The recent passage of “Cement Sector Regulatory Relief Act of 2011” (H.R. 2681) by the House Subcommittee on Energy and Power is being touted as a significant step toward regulations that protect American lives and American jobs. Testifying in Washington, D.C., before the U.S. House Committee on Energy and Commerce just prior to the bill’s passage, Dan Harrington, president and CEO of Lehigh Hanson, Inc., and former Portland Cement Association chair, stressed to Congress that inaction on onerous EPA regulations could force the closure of 18 of the nearly 100 U.S. cement plants and result in the direct loss of 4,000 high-paying manufacturing jobs. Led by Rep. Ed Whitfield (R-Ky.), chair of the Subcommittee on Energy and Power, the hearings focused on H.R. 2681, as well as the “EPA Regulatory Relief Act of 2011,” (H.R. 2250), which addresses boilers and incinerators.
Introduced by Rep. John Sullivan (R-Okla.) and Rep. Mike Ross (D-Ark.), along with a bipartisan group of their colleagues, H.R. 2681 requires EPA to re-propose three recent environmental rules directed at domestic portland cement manufacturers—among the most highly regulated enterprises in the country. The bill addresses the National Emission Standards for Hazardous Air Pollutants (NESHAP) rule for portland cement the commercial and industrial solid waste incinerator rule and its change in the definition of “solid waste,” and the new source performance standards rule.
A recent study found that one of these regulations NESHAP alone would force the closure of approximately 18 of the United States’ nearly 100 cement manufacturing plants. According to PCA, the cement industry directly provides 15,000 Americans with high-wage jobs. When allied industries are considered, it accounts for nearly $27.5 billion of the gross domestic product (GDP).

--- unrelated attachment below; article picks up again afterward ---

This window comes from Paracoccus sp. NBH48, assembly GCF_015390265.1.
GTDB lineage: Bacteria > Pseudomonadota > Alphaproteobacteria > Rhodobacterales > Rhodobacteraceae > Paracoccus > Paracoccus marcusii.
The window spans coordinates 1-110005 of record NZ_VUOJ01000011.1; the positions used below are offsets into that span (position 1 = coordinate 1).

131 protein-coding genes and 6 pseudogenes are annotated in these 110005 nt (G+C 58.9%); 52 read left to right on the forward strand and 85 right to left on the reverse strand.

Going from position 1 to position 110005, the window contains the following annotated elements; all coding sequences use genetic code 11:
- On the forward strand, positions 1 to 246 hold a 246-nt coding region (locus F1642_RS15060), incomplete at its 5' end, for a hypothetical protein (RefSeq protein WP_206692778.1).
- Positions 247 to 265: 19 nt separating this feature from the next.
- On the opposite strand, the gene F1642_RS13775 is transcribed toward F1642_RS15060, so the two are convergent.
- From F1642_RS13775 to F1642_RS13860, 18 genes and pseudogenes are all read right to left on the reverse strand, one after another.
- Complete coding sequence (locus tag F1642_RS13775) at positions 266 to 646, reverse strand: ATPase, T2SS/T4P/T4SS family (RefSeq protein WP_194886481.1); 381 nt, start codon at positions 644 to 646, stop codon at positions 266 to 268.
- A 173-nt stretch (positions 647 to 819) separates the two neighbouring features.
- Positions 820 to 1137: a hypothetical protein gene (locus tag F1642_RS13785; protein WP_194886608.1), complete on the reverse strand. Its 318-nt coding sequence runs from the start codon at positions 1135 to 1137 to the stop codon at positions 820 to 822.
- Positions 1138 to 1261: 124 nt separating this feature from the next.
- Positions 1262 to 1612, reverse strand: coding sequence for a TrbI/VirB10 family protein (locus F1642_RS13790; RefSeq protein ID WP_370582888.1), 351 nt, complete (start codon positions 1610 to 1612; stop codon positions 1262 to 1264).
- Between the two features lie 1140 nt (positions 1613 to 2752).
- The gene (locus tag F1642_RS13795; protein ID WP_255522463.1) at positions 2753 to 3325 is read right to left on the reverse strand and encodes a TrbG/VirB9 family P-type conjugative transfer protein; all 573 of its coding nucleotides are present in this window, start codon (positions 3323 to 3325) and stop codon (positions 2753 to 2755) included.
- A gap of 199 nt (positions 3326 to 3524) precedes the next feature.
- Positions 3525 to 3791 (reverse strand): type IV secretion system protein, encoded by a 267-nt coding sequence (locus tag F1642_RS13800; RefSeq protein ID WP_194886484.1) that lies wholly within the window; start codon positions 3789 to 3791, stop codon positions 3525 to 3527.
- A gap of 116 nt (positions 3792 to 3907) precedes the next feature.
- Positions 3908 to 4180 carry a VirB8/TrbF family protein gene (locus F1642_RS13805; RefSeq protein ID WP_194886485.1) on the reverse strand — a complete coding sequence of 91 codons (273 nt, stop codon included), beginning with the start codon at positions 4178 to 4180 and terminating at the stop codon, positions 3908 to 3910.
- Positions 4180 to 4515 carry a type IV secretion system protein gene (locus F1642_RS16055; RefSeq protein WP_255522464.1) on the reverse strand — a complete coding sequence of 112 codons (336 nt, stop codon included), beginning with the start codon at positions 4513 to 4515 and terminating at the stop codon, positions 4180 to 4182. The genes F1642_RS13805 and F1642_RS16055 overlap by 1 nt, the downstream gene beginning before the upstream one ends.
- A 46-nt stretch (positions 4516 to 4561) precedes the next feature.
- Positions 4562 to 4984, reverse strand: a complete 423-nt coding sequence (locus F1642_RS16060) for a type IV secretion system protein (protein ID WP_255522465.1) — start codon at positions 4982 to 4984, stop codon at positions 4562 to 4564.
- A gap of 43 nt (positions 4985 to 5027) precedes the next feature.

During the recent hearings, Lehigh’s Harrington said that failure to pass the cement act would be counterproductive to improving the nation’s infrastructure and job sector. “The Agency does not account for the impact of these closures outside the cement sector,” he testified. “Disruptions to the availability of domestic cement supplies will have adverse impacts on the nation’s beleaguered construction sector, which is currently suffering from an unemployment rate of nearly 20%. As the economy hopefully rebounds, a decrease in domestic production will require an increase in imported cement to meet demand. The result will be increased costs in revitalizing the nation’s waterways, bridges, highways and tunnels which, in turn, will only place more burdens on the nation’s already stressed state and municipal budgets.
“[H.R. 2681] will create the opportunity for the issuance of reasonable and balanced regulations…thereby giving the domestic industry time to get back on its feet financially,” Harrington added. “These basic elements of the Cement Sector Regulatory Relief Act—a re-proposal of the rules, followed by an extension of the compliance deadline—provide a win-win opportunity for American workers and the nation’s environment. This bipartisan bill is also consistent with the President’s executive order issued earlier this year calling for reasonable regulations.”
Harrington’s original full testimony is available at: www.cement.org/newsroom/HR2681_Harrington_Testimony.pdf.